Most of them carried Lebanese flags and waved them as they walked. Leaning out, I could see the long, snaking line moving down the coast, all red and white.

It was late February. A day earlier old men who read the French newspapers had been sunbathing on the smooth rocks beneath the Corniche; tomorrow young women with expensive sunglasses would go skiing on the last of the shrinking snows up on Mount Lebanon. But not today.

I stood for a long time on the balcony watching the moving crowd thickening and thickening, and hearing the roars moving back and forth from the direction of the square. The pastel-coloured tower blocks on the rising ground behind the road were smudged in the soft grey light, and right in front of the balcony, on a billboard looking down over the road, was a huge poster of the man whose portrait was plastered to walls and windows and old bullet-scarred doors all over the city: Rafik Hariri.

In the poster he was wearing a fine suit – the suit of a prosperous man – and standing with his hands in his pockets glancing upwards and smiling. He had kind eyes and wavy iron-grey hair and a thick moustache. There was a black band across the left-hand corner of the poster.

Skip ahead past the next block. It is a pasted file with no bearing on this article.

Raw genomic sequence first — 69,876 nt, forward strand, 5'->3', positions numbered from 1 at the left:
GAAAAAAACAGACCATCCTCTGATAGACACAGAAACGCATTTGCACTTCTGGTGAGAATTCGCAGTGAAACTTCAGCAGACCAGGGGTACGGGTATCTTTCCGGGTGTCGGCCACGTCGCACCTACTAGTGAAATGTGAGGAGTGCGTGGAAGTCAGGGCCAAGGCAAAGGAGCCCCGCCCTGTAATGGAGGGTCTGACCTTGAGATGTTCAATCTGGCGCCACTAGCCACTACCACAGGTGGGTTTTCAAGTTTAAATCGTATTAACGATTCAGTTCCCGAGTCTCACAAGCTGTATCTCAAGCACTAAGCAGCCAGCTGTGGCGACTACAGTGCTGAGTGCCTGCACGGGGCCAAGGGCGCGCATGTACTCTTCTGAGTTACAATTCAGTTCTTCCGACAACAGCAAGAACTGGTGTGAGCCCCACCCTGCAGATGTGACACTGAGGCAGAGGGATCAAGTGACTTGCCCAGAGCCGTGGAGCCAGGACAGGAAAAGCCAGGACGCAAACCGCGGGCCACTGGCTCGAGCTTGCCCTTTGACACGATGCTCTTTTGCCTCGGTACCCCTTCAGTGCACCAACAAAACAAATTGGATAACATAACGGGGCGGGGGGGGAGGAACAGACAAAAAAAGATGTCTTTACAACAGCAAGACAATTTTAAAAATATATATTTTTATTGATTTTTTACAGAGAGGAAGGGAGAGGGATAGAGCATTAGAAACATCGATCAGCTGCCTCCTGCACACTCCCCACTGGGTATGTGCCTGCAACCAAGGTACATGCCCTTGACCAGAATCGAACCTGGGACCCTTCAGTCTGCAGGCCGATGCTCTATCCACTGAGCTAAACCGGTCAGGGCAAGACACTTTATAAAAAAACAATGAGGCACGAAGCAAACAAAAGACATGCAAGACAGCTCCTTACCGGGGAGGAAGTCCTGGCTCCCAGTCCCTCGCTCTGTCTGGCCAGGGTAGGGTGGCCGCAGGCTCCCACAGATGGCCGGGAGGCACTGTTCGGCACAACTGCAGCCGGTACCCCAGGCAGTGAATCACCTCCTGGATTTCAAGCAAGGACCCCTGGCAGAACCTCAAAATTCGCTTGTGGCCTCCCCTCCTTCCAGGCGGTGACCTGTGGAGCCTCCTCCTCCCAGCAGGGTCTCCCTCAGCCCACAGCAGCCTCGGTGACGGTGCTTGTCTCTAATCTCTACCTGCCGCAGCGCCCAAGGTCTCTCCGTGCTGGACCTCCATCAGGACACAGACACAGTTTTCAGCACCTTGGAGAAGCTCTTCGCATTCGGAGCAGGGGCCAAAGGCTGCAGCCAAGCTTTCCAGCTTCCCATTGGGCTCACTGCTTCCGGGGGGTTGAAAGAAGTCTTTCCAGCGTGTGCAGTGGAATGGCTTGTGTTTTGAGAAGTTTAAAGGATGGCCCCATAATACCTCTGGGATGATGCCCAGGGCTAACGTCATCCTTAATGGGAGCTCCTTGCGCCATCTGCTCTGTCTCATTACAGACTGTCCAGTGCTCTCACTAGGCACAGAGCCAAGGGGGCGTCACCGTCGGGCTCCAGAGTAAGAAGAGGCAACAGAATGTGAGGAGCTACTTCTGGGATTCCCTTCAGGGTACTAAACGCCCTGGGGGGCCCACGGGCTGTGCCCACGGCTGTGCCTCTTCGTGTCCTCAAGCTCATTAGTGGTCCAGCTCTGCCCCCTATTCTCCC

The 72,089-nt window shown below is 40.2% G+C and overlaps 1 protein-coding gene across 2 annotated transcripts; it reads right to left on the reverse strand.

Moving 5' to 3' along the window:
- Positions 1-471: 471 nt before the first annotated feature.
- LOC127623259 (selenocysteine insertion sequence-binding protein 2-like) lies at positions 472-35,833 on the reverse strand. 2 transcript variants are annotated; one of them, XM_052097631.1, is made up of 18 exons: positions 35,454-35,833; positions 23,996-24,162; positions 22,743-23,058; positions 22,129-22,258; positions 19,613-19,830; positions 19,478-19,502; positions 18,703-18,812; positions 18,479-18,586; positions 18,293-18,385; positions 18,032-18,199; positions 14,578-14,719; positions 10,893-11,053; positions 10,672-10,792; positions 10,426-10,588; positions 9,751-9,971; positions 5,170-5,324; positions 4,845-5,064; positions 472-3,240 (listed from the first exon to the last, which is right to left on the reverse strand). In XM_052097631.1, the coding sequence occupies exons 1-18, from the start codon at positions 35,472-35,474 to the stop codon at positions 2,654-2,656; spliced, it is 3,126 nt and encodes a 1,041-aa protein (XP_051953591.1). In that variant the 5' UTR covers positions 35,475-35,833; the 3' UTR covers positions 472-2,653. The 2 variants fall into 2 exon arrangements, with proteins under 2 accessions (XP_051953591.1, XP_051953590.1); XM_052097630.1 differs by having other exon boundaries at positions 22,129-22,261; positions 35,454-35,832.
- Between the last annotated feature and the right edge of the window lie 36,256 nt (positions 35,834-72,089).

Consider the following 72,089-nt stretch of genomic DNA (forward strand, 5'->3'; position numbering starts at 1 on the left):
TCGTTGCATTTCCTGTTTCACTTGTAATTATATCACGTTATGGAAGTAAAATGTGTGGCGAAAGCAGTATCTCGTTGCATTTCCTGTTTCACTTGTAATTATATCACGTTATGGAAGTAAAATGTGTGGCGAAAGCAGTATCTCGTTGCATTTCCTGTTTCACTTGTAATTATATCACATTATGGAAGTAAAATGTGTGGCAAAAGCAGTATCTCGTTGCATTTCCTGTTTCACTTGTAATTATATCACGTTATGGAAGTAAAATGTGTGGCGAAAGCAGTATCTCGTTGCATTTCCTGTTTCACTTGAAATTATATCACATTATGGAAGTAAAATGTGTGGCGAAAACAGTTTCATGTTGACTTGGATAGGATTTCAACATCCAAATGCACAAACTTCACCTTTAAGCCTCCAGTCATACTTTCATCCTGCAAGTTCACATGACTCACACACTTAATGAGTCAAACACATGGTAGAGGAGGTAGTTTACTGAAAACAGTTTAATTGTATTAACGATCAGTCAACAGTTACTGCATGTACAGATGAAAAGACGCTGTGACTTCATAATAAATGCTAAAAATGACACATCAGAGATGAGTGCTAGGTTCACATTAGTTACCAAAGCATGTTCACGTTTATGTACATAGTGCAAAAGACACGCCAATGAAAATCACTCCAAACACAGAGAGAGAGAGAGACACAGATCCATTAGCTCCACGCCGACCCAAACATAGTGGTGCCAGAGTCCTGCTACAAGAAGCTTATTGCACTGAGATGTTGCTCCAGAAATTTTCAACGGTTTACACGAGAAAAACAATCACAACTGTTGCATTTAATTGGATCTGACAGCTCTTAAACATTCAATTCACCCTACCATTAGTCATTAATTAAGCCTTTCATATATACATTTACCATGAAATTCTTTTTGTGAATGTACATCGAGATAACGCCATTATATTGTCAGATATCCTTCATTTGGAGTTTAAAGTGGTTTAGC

A fortnight earlier I had been in Amman. It was cold; there had been thick, wet sleet in Petra two days before. Amman was a strange white city, like grimy snow settled over warty hills. There were flocks of pigeons in the yellow sky. I stayed in a guesthouse with dirty corridors, and the streets were crowded with lost Iraqis and Palestinians.

I read about it in The Jordan Times, sitting at a tiny metal table on a narrow, sloping alleyway just off Sha’ban Street, eating hummus and good bread, and drinking thick, grainy coffee that tasted of cardamom. It was on the front page. Rafik Hariri, the former prime minister of Lebanon – the anti-Syrian former prime minister of Lebanon – had died in a huge car bomb blast near the seafront in Beirut. The students from the Lebanese universities blamed Syria. They were already demonstrating.


I saw a small girl give a flower to a soldier.

They had been ordered to keep the crowds out of the square, and the people coming down the road from the north – and me, strolling among them from the guesthouse – swung left at the bundled rolls of barbed wire. We could see the red-and-white hordes on the other side: people who had come in by other roads, and the students who had camped on the sloping grass by the Martyrs’ Monument for days. Sometimes a gang of youths would kicked the wire aside where it lay loose against a wall, and a great surge of people would dash forward with a cheer to join the protest. The soldiers smirked as they pushed the wire back into place, and when the little girl reached up, holding the flower, the man with the gun grinned broadly and you knew that no one would be shot today.